The possibility of parking permits gets a brief mention in the report; so does potential overnight camping permits. But as to hikers, the entire fifty-five-page document uses the word “permits” exactly once, saying this:
There are many types of capacity management strategies and actions (e.g., shuttles, dispersal, permits, etc.). Investigation of which types work best for varied High Peaks settings and users must begin. To that end, HPAG recommends institution of a three-year pilot program on private land used to access public lands that places limits on use, employing various methods to help protect the natural resources, provide for public safety, and ensure the long-term preservation of the site’s wilderness character.
This is a recommendation to study a variety of methods to limit access, in a pilot program, on private land. That can hardly be characterized as a recommendation for hiker permits. In fact, I can assure you that had a hiker permit system on public forest preserve been proposed, debate in the room would have been vigorous. Sure, the wording of the above recommendation tacitly acknowledges that permits are an appropriate tool to have in a wilderness manager’s tool kit; I think the group agreed on that. But we knew better than to engage in “silver bullet” thinking, leading with solutions without understanding the problems we face in enough detail to have any idea if or how they could work. For my part, having watched on multiple high-usage days as dozens of people flaunted parking tickets being written feet away from them in order to secure a good spot for the trail they wanted, the notion that folks would pay attention to a permit system in any enforceable way makes little sense. I think we have a lot more to understand about our visitor use challenges before we can determine which methods for limiting use might work. A pilot – not a permit system – is a good approach.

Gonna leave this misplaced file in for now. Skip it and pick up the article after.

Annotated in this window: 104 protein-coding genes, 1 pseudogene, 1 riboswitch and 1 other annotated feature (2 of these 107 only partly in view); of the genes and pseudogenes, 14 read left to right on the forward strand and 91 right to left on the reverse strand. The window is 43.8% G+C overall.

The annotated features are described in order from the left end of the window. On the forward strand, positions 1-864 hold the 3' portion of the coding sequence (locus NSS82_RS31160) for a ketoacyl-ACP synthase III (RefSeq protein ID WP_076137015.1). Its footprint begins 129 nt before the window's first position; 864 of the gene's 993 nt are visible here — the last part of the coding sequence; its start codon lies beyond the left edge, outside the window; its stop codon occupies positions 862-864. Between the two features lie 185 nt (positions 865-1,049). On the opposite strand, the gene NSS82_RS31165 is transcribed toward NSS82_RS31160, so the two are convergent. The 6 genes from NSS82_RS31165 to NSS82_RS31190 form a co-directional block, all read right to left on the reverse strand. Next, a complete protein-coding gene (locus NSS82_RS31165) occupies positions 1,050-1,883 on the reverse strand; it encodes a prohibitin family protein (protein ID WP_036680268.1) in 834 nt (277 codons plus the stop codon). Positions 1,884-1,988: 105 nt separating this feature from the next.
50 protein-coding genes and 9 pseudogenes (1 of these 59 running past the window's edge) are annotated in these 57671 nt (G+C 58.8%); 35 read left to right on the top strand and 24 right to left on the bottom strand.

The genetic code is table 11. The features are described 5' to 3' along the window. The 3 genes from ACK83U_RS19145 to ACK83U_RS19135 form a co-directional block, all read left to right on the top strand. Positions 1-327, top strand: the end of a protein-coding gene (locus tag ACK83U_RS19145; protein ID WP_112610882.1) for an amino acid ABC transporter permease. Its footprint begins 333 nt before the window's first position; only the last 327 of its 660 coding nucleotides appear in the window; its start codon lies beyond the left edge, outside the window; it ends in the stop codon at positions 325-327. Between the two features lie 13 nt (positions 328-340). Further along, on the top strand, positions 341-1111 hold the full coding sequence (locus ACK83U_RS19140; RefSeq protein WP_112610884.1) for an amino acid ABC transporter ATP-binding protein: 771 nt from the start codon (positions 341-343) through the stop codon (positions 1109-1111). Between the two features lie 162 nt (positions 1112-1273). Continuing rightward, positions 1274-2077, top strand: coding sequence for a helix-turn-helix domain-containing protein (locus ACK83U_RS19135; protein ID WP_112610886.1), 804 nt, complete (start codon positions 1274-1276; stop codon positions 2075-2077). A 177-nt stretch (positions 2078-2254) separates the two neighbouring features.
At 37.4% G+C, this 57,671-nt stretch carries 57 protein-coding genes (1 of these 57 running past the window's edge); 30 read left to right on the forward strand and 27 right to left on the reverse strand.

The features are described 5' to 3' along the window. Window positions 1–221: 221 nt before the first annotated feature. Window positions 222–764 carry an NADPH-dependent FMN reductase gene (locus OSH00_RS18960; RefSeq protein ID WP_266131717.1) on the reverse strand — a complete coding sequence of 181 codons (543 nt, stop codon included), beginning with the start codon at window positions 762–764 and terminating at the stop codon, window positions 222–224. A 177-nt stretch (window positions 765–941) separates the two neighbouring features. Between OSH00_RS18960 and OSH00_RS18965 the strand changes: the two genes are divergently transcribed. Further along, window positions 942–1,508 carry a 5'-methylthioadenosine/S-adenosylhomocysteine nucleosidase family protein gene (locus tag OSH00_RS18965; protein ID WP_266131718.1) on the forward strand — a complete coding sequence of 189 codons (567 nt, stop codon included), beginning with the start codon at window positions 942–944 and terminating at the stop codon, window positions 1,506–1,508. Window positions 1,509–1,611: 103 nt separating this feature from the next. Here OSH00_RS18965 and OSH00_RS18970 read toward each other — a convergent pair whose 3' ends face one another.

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Finally, as to where we go from here, I am hopeful that the state will convene a new Adirondack Advisory Group as recommended in the report. I was proud of the HPAG’s work, but the next group needs more members with wilderness management expertise. Most of all, the process needs to be open. No one at the state will be surprised to read that this is my one serious criticism. I was an early and consistent voice for an open meeting process, not only because I believe in it, but because I know it works: the state I used to live in has one of the strongest open meetings laws in the country.
Some will tell you that meetings need to be closed so that people are not afraid to freely speak their minds. However, in a previous life I worked in the world of intelligence and law enforcement, often in situations replete with sensitive data, processes and participation. I learned long ago that open processes reduce fear, and they actually lead to more freedom to speak, not less. When the light shines in, fear and mistrust evaporate. Sure, public participation can be unwieldy. So be it: this park is owned by the people of the state of New York. I call once again for open meetings and an open process, as we take the next steps.
It was a privilege to serve on the High Peaks Advisory Group and to see such a laudable display of public service. Now all of us can take that public service further, and together ensure that the High Peaks and the Adirondack Park enjoy the best protection and preservation in the world.
Pete Nelson is a co-founder of Adirondack Wilderness Advocates and a member of the High Peaks Strategic Planning Advisory Group.